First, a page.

This year's Waitangi Day commemorations were a bit out of the ordinary.
It is not often a Prime Minister and MPs grab tongs and cook breakfast for a crowd of hungry punters, and it is not often the leader of the country takes an extensive hikoi around Waitangi like Jacinda Ardern did yesterday.
But if there is one thing that has stayed the same it is the peace, fun, and togetherness that is felt on Waitangi Day.
"It's the start of going back to the celebrations we had before things just started to go awry and where Waitangi Day was a national celebration and we enjoyed and celebrated our beautiful country," said Te Tai Tokerau MP and Labour Party deputy leader Kelvin Davis.
The day started with the dawn service at 5am which included prayers and blessings from local dignitaries, and waiata.
But things started to heat up when Ms Ardern cooked and served breakfast with other MPs including Mr Davis, Employment Minister Willie Jackson, Finance and Sport and Recreation Minister Grant Robertson, and Green Party MPs Marama Davidson, Jan Logie and Chloe Swarbrick.
"Usually the prime ministers in the past have had a breakfast inside which was a fairly exclusive event and Jacinda was just not interested in that. She wanted to give something back to the people," Mr Davis said.
There were so many people lined up for food that Ms Ardern had the tough job of telling the crowd they had underestimated the number of people who would turn up.
Mr Davis said he had received positive feedback.
"People are saying the Prime Minister's breakfast here was the best thing we could have done."
Mr Davis' top three tips for a barbecue were:
1. Don't burn the sausages
2. Don't work a barbecue alongside Willy Jackson because it "creates chaos".
3. Have a good hot barbecue - there's nothing worse than stewing your bacon.
After breakfast Ms Ardern took a walk around the Treaty Grounds including the Sports Field where there were a range of stalls and children's rides.
She stopped at different marquees and at one visit was presented a special gift. Master Northland weaver Cassandra Moar made a wahakura, a safe sleeping basket for a baby woven from muka flax, and a waikawa, which is a safe sleeping space with a different weave from tenax flax.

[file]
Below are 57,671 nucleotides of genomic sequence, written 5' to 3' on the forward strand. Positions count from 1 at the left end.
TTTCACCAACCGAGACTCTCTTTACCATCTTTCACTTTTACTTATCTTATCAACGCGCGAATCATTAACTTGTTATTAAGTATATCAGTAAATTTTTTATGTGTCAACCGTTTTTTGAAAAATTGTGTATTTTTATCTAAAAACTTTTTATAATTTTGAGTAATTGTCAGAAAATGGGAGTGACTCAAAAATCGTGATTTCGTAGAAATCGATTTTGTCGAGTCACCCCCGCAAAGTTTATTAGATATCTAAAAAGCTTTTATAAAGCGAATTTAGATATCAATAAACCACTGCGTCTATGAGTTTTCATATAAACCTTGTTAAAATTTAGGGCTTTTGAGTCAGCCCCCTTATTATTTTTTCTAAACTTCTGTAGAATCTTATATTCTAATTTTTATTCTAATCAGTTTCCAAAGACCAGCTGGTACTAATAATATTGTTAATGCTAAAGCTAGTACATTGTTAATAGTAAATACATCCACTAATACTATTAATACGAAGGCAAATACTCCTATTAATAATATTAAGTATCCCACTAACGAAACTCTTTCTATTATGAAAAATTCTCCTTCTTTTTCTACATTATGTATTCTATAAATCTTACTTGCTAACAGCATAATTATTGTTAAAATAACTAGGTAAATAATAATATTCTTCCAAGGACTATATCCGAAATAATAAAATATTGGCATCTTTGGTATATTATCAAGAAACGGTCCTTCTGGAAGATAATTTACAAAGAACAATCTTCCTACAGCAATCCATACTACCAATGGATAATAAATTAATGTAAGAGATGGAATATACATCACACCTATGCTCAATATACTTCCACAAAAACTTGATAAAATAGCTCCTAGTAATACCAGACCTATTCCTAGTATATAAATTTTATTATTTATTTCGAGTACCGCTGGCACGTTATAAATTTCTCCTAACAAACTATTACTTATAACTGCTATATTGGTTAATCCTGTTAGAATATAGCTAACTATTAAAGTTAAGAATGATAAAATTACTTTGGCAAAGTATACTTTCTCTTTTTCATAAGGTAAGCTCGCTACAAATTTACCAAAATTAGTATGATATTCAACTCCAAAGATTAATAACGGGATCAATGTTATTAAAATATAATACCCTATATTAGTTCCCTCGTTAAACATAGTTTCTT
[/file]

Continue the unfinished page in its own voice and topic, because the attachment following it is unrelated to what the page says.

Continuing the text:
Ms Ardern, who appeared to be taken back by the gift, said to Ms Moar: "It's gorgeous".
Meanwhile, Waitangi National Trust chief executive Greg McManus said he was unable to put a number on the crowd size but it was easily the biggest in the six years he had been in the job.
Police also told him it was the biggest turnout in many years with every carpark full to overflowing.
The success of this year's festivities was mainly due to the decision to shift the politicians' welcome from Te Tii Marae to the Treaty Grounds as well as ''wrapping really strong planning and organisation around everything, making sure everything was taken care of and everyone looked after''.
Superintendent Russell Le Prou, Northland's top cop, said Waitangi Day 2018 was ''by far'' the best one he had been to in seven years in Northland.
''It went really well from a police perspective. We've been able to be in the background and not be overt with any type of action at all. For us it's been a trust and confidence exercise, meeting and greeting the community and showing the human side of policing.
''It's been a hugely successful celebration. The community has joined up, iwi have joined up, and all the welcomes have gone really well.''
There were no arrests in the four days of the police operation at Waitangi. Mr Le Prou urged the people of Northland to come to next year's celebrations.
''It's a great family day, there's lots of things to do. This was by far the best one I've had in seven years up here.''